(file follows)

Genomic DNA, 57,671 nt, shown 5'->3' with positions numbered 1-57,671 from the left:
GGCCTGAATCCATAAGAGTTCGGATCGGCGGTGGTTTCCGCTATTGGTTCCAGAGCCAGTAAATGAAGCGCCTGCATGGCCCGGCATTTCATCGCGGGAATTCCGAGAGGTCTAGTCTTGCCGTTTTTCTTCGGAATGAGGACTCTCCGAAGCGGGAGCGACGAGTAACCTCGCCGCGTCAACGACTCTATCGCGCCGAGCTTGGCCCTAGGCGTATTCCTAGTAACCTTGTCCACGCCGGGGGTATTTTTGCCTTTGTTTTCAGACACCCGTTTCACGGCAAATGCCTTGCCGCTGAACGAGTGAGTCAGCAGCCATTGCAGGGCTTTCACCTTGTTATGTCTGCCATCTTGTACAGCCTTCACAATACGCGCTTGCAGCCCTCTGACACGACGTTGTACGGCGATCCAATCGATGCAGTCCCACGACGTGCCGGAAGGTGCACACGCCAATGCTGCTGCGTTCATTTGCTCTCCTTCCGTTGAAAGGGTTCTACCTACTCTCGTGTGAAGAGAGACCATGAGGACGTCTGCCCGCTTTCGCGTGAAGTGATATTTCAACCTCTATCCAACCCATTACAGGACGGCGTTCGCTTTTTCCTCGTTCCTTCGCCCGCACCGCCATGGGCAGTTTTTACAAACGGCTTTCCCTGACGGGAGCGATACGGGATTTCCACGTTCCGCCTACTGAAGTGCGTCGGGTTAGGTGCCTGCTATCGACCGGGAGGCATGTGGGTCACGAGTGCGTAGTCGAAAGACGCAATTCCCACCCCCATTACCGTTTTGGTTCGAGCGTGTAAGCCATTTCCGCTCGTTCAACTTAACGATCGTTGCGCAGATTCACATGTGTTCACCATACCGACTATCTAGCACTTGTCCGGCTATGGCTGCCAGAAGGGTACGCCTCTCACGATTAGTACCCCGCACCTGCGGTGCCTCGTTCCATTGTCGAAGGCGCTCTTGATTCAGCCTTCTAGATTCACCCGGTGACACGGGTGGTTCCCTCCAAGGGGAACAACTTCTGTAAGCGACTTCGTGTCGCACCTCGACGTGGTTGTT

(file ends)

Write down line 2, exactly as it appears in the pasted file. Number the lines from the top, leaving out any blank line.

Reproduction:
GGCCTGAATCCATAAGAGTTCGGATCGGCGGTGGTTTCCGCTATTGGTTCCAGAGCCAGTAAATGAAGCGCCTGCATGGCCCGGCATTTCATCGCGGGAATTCCGAGAGGTCTAGTCTTGCCGTTTTTCTTCGGAATGAGGACTCTCCGAAGCGGGAGCGACGAGTAACCTCGCCGCGTCAACGACTCTATCGCGCCGAGCTTGGCCCTAGGCGTATTCCTAGTAACCTTGTCCACGCCGGGGGTATTTTTGCCTTTGTTTTCAGACACCCGTTTCACGGCAAATGCCTTGCCGCTGAACGAGTGAGTCAGCAGCCATTGCAGGGCTTTCACCTTGTTATGTCTGCCATCTTGTACAGCCTTCACAATACGCGCTTGCAGCCCTCTGACACGACGTTGTACGGCGATCCAATCGATGCAGTCCCACGACGTGCCGGAAGGTGCACACGCCAATGCTGCTGCGTTCATTTGCTCTCCTTCCGTTGAAAGGGTTCTACCTACTCTCGTGTGAAGAGAGACCATGAGGACGTCTGCCCGCTTTCGCGTGAAGTGATATTTCAACCTCTATCCAACCCATTACAGGACGGCGTTCGCTTTTTCCTCGTTCCTTCGCCCGCACCGCCATGGGCAGTTTTTACAAACGGCTTTCCCTGACGGGAGCGATACGGGATTTCCACGTTCCGCCTACTGAAGTGCGTCGGGTTAGGTGCCTGCTATCGACCGGGAGGCATGTGGGTCACGAGTGCGTAGTCGAAAGACGCAATTCCCACCCCCATTACCGTTTTGGTTCGAGCGTGTAAGCCATTTCCGCTCGTTCAACTTAACGATCGTTGCGCAGATTCACATGTGTTCACCATACCGACTATCTAGCACTTGTCCGGCTATGGCTGCCAGAAGGGTACGCCTCTCACGATTAGTACCCCGCACCTGCGGTGCCTCGTTCCATTGTCGAAGGCGCTCTTGATTCAGCCTTCTAGATTCACCCGGTGACACGGGTGGTTCCCTCCAAGGGGAACAACTTCTGTAAGCGACTTCGTGTCGCACCTCGACGTGGTTGTT